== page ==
not resolute; wavering; indecisive; hesitating: an ineffectual, vacillating person.
oscillating; swaying; fluctuating: a vacillating indicator.

Also vacillant.

Origin of vacillating

First recorded in 1805–15; vacillate + -ing2
Related formsvac·il·lat·ing·ly, adverbnon·vac·il·lat·ing, adjectiveun·vac·il·lat·ing, adjective

Synonyms for vacillating

1. See fickle.



verb (used without object), vac·il·lat·ed, vac·il·lat·ing.

to waver in mind or opinion; be indecisive or irresolute: His tendency to vacillate makes him a poor leader.
to sway unsteadily; waver; totter; stagger.
to oscillate or fluctuate.

Origin of vacillate

1590–1600; < Latin vacillātus (past participle of vacillāre to sway to and fro); see -ate1
Related formsvac·il·la·tor, noun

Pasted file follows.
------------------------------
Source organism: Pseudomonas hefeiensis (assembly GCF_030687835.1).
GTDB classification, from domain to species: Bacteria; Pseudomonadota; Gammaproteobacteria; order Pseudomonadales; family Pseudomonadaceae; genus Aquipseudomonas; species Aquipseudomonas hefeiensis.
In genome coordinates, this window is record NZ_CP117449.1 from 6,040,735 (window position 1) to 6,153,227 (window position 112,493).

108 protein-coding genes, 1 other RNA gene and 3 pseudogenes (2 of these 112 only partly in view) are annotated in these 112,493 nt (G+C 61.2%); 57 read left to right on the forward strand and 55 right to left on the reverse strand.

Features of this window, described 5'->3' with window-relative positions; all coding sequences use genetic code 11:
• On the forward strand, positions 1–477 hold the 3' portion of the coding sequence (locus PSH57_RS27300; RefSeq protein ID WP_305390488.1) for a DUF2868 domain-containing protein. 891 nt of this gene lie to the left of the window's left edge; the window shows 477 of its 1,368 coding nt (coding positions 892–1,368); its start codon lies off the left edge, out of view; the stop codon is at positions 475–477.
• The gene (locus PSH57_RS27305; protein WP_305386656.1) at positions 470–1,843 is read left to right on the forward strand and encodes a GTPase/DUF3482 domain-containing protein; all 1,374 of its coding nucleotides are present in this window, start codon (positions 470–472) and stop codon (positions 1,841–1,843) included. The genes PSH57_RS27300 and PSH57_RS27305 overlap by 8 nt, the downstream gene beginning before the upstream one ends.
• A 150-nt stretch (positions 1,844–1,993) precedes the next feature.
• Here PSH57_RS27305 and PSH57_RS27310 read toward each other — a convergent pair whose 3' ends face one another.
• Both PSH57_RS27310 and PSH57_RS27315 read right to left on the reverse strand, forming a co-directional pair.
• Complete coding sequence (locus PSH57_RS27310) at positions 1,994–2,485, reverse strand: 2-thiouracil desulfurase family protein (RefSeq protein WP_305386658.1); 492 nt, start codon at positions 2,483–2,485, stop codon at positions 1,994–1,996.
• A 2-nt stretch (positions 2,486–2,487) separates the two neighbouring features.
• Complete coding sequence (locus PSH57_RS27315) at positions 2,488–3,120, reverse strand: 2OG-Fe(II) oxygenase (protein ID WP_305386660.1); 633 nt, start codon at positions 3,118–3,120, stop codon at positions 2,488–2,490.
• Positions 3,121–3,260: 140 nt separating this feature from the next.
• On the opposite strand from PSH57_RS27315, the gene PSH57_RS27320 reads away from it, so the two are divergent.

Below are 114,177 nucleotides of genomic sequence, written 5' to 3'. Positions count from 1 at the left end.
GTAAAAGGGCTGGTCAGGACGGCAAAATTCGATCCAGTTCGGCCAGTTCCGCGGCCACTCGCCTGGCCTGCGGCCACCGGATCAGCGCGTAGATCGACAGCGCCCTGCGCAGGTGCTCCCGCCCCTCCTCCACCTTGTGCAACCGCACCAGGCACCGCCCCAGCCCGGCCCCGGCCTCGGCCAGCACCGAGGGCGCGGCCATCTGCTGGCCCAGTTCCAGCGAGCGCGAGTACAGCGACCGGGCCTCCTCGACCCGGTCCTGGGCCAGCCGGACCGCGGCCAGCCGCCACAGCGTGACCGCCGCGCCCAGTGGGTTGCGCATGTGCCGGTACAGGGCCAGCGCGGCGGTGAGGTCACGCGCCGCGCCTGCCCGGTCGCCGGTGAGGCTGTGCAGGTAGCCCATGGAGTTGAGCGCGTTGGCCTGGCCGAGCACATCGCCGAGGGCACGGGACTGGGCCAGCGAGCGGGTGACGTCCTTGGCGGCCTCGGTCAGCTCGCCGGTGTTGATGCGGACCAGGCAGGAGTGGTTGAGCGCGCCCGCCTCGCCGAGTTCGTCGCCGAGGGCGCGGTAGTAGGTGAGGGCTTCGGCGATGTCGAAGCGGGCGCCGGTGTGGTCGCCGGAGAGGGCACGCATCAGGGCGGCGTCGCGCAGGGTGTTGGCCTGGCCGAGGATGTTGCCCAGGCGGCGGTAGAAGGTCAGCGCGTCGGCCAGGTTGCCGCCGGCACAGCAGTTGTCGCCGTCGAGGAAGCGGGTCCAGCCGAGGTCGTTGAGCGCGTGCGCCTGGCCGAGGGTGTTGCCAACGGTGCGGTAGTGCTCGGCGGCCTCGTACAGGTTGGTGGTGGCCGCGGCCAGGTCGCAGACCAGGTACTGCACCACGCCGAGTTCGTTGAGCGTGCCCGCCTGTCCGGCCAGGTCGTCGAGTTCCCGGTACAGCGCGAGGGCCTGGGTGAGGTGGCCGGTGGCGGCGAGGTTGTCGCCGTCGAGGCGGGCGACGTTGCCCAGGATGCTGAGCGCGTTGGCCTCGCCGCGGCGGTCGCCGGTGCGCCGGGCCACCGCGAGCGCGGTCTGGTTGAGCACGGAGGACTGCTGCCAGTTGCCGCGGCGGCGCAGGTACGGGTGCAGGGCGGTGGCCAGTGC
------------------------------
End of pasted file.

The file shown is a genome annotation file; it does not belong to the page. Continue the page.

Synonyms for vacillate

1. hesitate. See waver1. 2. reel. Unabridged Based on the Random House Unabridged Dictionary, © Random House, Inc. 2019

Examples from the Web for vacillating

Contemporary Examples of vacillating

Historical Examples of vacillating

British Dictionary definitions for vacillating


rarely vacillant (ˈvæsɪlənt)


inclined to waver; indecisive
Derived Formsvacillatingly, adverb


verb (intr)

to fluctuate in one's opinions; be indecisive
to sway from side to side physically; totter or waver
Derived Formsvacillation, nounvacillator, noun

Word Origin for vacillate

C16: from Latin vacillāre to sway, of obscure origin
Collins English Dictionary - Complete & Unabridged 2012 Digital Edition © William Collins Sons & Co. Ltd. 1979, 1986 © HarperCollins Publishers 1998, 2000, 2003, 2005, 2006, 2007, 2009, 2012

Word Origin and History for vacillating



1590s, "to sway unsteadily," from Latin vacillatum, from vacillare (see vacillation). Meaning "to waver between two opinions or courses" is recorded from 1620s. Related: Vacillated; vacillates; vacillating.

Online Etymology Dictionary, © 2010 Douglas Harper